For best results provide a 2- to 5-gallon container. Smaller containers will work for small-statured types, but you will have to take extra care to keep them well watered and a gust of wind may easily blow a tall plant in a small container over. Also, the larger the container, the larger the pepper plant will become.

Peppers, although grown as annuals in our climate, are actually perennial shrubs in areas where it does not freeze. I have occasionally overwintered a prize pepper variety by digging the plant and potting it up to spend the winter indoors.

Pepper Problem Solver

The following are a few of the more common problems you may encounter in growing peppers and some recommended solutions.

Small Fruit – When temperatures heat up in the summer some peppers will not set fruit as well and fruit size will decrease. Additionally, stressful growing conditions such as drought can result in smaller fruit.

Large Tan Areas On Fruit – Sunscald due to exposure to direct rays of the sun. Sunburn appears on the surfaces exposed to the direct sun. Provide a shadecloth over plants. Keep plants vigorous and full of healthy foliage.

Brown To Black Areas On End of Fruit Opposite Stem – Blossom end rot. Caused by lack of calcium due to fluctuations in soil moisture. Keep soil evenly moist. In low calcium soils, supplement with lime.

Tiny Brown Specs Surrounded By Round Pale Yellow Halos – Stinkbug damage. Rowcovers can protect plants early in the season. In severe cases, sprays may be necessary. Consult your Extension Office for spray options.

Trails Through Leaves – Leaf miner tunnel between upper and lower leaf surface causes these serpentine trails. This is seldom serious enough to cause a reduction in yield or warrant spray applications.

Small “Shot Holes” In Leaves – Caused by flea beetles. Mostly a problem on new transplants. There are several labeled insecticides, but the simplest option is to cover plants with a rowcover fabric when young to exclude the insects.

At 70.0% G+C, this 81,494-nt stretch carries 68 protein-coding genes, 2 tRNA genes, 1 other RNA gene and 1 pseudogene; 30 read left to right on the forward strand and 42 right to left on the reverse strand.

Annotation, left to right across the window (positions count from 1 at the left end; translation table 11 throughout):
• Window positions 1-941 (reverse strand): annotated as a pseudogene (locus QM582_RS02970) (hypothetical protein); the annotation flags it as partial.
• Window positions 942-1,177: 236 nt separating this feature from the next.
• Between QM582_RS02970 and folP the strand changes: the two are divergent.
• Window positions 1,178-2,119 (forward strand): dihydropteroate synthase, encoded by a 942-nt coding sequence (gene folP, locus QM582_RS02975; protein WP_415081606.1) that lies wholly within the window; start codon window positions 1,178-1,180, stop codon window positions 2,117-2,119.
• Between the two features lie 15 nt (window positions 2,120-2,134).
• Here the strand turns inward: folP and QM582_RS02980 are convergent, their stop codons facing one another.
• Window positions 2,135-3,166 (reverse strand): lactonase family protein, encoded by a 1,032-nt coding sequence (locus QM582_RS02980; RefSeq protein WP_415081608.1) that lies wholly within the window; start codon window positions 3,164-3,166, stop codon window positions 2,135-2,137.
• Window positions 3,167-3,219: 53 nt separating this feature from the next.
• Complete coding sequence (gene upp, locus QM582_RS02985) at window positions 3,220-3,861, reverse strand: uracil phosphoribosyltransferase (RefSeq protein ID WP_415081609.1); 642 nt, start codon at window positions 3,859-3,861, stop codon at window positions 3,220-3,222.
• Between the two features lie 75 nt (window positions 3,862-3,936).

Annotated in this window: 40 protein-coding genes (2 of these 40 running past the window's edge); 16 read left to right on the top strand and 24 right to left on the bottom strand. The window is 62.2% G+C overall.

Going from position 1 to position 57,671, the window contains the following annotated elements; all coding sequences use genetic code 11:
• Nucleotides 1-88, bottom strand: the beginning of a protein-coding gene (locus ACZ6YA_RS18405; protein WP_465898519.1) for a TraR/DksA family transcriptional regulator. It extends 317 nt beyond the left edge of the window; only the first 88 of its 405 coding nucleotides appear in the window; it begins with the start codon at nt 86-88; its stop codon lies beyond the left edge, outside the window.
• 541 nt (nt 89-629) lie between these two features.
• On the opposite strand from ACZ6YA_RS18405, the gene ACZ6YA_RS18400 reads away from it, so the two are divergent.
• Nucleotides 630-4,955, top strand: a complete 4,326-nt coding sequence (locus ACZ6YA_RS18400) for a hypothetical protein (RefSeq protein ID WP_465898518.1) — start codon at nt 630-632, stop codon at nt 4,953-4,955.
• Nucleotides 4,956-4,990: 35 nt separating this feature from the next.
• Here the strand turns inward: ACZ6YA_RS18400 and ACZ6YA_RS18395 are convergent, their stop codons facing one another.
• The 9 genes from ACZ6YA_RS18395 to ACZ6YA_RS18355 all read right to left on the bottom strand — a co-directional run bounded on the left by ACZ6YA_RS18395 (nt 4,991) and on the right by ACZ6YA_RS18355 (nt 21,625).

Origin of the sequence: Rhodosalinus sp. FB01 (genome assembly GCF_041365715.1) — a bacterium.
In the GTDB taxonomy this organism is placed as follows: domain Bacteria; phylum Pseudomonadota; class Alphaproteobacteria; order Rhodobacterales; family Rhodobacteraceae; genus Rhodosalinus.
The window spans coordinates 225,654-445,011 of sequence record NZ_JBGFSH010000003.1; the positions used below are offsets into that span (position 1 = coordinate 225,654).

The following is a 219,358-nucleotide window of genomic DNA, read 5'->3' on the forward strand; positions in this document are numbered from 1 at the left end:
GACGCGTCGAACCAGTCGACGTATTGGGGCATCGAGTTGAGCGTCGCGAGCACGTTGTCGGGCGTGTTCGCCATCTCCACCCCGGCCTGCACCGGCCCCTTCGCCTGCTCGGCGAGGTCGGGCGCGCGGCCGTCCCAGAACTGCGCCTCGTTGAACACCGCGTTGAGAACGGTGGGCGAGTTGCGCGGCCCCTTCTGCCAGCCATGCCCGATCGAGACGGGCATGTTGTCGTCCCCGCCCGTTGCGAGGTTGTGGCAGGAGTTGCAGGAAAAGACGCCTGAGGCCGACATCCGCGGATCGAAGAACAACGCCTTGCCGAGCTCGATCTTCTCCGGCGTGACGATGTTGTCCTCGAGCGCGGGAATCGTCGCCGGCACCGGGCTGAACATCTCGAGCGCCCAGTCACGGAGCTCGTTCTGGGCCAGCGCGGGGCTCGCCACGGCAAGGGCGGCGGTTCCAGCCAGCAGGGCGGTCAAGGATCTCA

Tiny Insects Clustering Under Leaves & On New Growth – Aphids can at times build up to problem levels. Usually beneficial insects will keep aphid populations in check, but when they do not, a dilute spray of insecticidal soap or pyrethrum are two of the many options for control.

Dead Spots On Leaves – Fungal and bacterial diseases can become a problem in some seasons. Avoid needless wetting of foliage and when sprays are necessary, consult your County Extension Office for proper disease identification and control recommendations. Copper-based sprays are usually an effective solution.

Mottled Green & Yellow Foliage (often circular in pattern but may also exhibit malformed leaves and/or fruit) – Caused by a virus infection. Once infected, plants cannot be cured and should be pulled and discarded to reduce additional infections. Starting plants in cages covered by rowcover fabric will help exclude the insects that transmit virus diseases to the growing plants.

Nutritious and Tasty

Peppers are high in vitamins C, A, E, B1, B2, and B3. They can contain as much as six times the vitamin C of oranges. When allowed to turn red, the carotene (a precursor to vitamin A) content goes up dramatically.

Peppers are healthy to eat, easy to grow and so versatile they can be used in the kitchen as a vegetable or a spice. There are as many ways to use peppers as there are types of peppers, including eating fresh, drying, stuffing and baking, filling with cream cheese, and even grilling. If you have never had a piping-hot smoked jalapeño (known as a chipotle), you are missing a real treat!

Peppers can be grown in pots on a balcony or patio and look great in a flower bed or herb garden. If you have a sunny place in the garden or even an apartment balcony, give peppers a try. But I warn you… peppermania can be addictive!

Sources of Pepper Seeds:


The Pepper Gal
P.O. Box 23006
Ft. Lauderdale, FL 33307 3006
Phone: (954)537 5540
Fax: (954)566-2208

(Over 260 varieties of peppers. A veritable “Peppers-R-Us!”)

Tomato Grower’s Supply
P.O. Box 2237
Ft. Myers, FL 33902
Phone: (941)768 1119

(Do not let the name fool you. They carry about 69 types of sweet peppers and 93 types of hot peppers!)

Willhite Seed, Inc.
P.O. Box 23
Poolville, TX 76487-0023
Phone: (817)599-8656
Toll Free Phone: (800)828-1840
Fax: (817)599-5843

(A great Texas seed company that carries 26 types of peppers, including many of the recommended standard types.)

Seeds of Change
P.O. Box 15700
Santa Fe, NM 87506-5700
Orders: 888-762-7333

(Specialize in open-pollinated heirloom and traditional seed varieties that are certified organic. Includes approximately 20 hot peppers and 9 sweet pepper varieties.)

Native Seeds/SEARCH
526 N. 4th Ave.
Tucson, AZ 85705-8450
Phone: (520)622-5561
Fax: (520)622-5591

(A seed bank for native American crops of the southwest. Carry approximately 36 types of peppers.)